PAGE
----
|The residents of Newih Ziban, a simple village of stone built houses perched on a rocky outcrop high in the mountains outside Mendefera have the guerrilla freedom fighters of the EPLA (Eritrean People’s Liberation Army) to thank for the mountain reservoir which is sited on their western approach.|
For it was during the 30 year war of independence from neighbouring Ethiopia that the EPLA first set about building the reservoir – a half-moon wall of rocks and cement in the side of the hill which was designed to catch the waters as they cascaded down the mountains during the torrential seasonal rains.
Terracing walls and check dams built higher up the mountains were developed to direct the waters into the reservoir, while the small stony terraces also served to filter out the top soils from the water, and thus serve the dual purpose of arresting soil depletion, and preventing siltation and diminished capacity of the reservoir itself.
In the years following Independence the reservoir at Newih Ziban fell into disrepair however, and because of leaks and siltation it was dry for several months each year.
The consequences were severe for the 600 local villagers, whose family members were forced to undertake a long and arduous six hours round trip to the valley below to collect water on a daily basis.
Following discussions with community representatives, Self Help Africa embarked on a repair programme to the reservoir at Newih Ziban, providing materials for the construction of a new reservoir wall as a replacement for the cracked and leaking original.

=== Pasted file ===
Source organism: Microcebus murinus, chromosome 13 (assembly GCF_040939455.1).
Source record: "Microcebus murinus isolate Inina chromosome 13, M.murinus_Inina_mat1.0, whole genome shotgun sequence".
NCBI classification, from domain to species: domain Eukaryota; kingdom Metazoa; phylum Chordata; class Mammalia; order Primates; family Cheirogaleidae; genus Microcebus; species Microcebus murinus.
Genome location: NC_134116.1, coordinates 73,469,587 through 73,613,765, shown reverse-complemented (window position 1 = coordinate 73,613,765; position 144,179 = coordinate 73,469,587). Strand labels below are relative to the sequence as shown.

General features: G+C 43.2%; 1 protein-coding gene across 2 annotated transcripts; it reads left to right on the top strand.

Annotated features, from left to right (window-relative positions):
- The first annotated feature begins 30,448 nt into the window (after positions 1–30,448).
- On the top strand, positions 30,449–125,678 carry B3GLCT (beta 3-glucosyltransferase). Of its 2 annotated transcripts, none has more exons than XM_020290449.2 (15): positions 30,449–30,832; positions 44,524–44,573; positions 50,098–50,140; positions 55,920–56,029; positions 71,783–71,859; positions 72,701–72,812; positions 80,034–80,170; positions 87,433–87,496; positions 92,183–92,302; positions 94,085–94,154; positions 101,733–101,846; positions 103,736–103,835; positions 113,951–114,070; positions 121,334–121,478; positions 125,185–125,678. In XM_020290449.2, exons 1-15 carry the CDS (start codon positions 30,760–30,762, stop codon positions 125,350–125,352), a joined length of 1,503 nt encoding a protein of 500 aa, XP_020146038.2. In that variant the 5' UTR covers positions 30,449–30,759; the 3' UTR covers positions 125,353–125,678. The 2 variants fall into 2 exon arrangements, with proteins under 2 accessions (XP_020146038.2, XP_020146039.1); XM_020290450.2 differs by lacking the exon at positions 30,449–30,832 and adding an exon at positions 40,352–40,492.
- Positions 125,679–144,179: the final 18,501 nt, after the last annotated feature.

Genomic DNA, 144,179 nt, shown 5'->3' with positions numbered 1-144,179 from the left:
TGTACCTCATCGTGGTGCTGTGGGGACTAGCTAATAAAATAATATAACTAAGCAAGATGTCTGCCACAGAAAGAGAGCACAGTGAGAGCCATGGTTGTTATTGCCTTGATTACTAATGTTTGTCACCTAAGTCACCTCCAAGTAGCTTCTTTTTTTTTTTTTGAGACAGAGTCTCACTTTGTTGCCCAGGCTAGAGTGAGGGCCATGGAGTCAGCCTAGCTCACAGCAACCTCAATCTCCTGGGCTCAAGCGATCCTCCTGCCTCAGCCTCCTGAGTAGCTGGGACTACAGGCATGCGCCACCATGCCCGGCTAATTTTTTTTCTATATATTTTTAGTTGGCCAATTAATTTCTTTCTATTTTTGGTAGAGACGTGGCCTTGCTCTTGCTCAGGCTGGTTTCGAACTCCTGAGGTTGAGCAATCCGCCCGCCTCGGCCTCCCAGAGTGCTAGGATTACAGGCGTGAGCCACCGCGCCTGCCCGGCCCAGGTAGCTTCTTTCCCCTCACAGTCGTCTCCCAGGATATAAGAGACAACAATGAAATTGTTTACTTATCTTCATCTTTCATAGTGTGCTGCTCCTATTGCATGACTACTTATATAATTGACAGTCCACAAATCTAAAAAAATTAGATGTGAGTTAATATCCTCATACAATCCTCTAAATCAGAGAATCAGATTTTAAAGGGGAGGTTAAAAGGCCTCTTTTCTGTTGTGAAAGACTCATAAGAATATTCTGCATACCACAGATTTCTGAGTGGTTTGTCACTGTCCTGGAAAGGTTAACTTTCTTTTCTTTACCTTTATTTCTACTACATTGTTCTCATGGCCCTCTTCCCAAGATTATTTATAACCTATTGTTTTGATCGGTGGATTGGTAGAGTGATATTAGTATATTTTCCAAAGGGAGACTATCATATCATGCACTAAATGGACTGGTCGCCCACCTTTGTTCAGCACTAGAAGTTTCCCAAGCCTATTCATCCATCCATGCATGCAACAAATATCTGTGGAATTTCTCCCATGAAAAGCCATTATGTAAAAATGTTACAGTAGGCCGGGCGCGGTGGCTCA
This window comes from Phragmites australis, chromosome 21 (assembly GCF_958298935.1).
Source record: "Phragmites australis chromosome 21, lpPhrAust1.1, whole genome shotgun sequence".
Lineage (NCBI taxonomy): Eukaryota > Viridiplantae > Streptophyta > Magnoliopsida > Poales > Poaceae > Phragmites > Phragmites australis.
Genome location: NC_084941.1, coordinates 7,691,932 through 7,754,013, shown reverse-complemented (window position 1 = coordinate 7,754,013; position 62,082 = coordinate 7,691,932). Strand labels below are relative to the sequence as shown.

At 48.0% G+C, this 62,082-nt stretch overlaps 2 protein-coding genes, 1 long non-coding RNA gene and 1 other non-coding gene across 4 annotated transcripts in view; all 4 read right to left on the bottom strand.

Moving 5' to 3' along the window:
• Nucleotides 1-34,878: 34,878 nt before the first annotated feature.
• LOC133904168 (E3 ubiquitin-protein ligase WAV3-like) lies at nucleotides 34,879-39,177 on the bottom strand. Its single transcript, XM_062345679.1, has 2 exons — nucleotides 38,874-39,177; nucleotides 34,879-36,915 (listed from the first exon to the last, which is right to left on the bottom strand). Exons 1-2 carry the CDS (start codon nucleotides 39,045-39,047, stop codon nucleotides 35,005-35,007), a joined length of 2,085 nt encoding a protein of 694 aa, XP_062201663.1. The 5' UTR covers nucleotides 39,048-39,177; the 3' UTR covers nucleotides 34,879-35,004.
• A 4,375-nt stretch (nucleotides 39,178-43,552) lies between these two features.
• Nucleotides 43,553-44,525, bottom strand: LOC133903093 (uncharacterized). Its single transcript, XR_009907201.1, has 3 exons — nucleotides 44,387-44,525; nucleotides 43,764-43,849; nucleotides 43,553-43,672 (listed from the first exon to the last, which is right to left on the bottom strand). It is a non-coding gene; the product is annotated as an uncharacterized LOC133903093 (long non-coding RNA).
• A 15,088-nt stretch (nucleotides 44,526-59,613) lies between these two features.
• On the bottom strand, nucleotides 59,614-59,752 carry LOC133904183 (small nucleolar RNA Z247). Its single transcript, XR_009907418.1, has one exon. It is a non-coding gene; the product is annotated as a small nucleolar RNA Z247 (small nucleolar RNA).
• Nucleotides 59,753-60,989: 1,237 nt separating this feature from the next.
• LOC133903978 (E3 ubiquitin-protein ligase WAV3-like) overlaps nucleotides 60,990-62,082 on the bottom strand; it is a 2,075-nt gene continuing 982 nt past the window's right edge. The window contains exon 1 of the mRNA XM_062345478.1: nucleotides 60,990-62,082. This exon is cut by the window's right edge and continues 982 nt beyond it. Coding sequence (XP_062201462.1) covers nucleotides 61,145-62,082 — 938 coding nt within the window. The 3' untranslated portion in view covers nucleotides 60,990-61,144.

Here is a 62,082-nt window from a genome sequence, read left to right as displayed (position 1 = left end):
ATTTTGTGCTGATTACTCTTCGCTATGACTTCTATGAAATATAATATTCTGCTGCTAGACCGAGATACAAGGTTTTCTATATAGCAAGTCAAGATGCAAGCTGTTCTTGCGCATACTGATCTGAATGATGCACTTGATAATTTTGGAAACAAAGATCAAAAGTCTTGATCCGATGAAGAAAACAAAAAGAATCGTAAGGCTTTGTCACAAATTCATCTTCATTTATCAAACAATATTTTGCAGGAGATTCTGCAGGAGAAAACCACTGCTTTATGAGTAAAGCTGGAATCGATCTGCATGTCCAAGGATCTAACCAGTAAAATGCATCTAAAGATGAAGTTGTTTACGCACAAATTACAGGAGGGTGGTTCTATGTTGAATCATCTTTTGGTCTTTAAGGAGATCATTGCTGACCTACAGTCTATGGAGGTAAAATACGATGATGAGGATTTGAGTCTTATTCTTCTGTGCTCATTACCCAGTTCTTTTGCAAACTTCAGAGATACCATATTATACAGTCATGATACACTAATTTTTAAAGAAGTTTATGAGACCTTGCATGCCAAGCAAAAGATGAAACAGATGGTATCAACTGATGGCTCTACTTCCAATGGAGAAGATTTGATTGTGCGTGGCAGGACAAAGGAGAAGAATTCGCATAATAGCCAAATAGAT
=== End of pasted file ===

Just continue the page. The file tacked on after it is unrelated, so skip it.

‘In an upland area such as this a system of gathering and storing rainfall is the best and most cost effective system of providing water for the community’, says Self Help’s Guoy Gebre.
‘As there are no natural springs anywhere nearby, and boring for water is simply too costly – with no guarantee at the end that it will be successful in finding water anyway’.
The rebuilt reservoir has transformed the lives of people such as 13 year old Samhar Habtom, who arrives at the reservoir shouldering her baby brother Nahnail, and leading the family donkey with its customised water containing pannier – made from the inner tube of a lorry tyre.
Samhar has travelled to the reservoir from her home around half an hours walk away, but in the past, she said that they used to spend close to half a day, travelling to and from the nearest water source down in the valley.
‘The situation is much better than it was a few years ago’, she says. ‘Because I can now collect water in just over an hour, I am able to go to school’, she says.
‘The villagers do not pay for the water, but they do pay in crops and food contributions for a caretaker to oversee the utility’, she says.
‘He makes sure that daily maintenance work is done, and that to avoid contamination, animals are kept away from the main reservoir, and are watered at an adjoining drinking trough instead’.